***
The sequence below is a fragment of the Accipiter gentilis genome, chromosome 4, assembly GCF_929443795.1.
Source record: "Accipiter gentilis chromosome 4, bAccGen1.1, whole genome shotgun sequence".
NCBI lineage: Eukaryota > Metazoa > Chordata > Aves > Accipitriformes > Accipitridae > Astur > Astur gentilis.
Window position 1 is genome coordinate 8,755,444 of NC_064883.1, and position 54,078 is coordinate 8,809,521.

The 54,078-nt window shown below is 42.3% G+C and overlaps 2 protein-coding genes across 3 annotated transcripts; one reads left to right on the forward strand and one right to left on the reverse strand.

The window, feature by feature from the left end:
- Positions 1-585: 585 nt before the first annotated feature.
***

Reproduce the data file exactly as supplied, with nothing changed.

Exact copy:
The sequence below is a fragment of the Accipiter gentilis genome, chromosome 4, assembly GCF_929443795.1.
Source record: "Accipiter gentilis chromosome 4, bAccGen1.1, whole genome shotgun sequence".
NCBI lineage: Eukaryota > Metazoa > Chordata > Aves > Accipitriformes > Accipitridae > Astur > Astur gentilis.
Window position 1 is genome coordinate 8,755,444 of NC_064883.1, and position 54,078 is coordinate 8,809,521.

The 54,078-nt window shown below is 42.3% G+C and overlaps 2 protein-coding genes across 3 annotated transcripts; one reads left to right on the forward strand and one right to left on the reverse strand.

The window, feature by feature from the left end:
- Positions 1-585: 585 nt before the first annotated feature.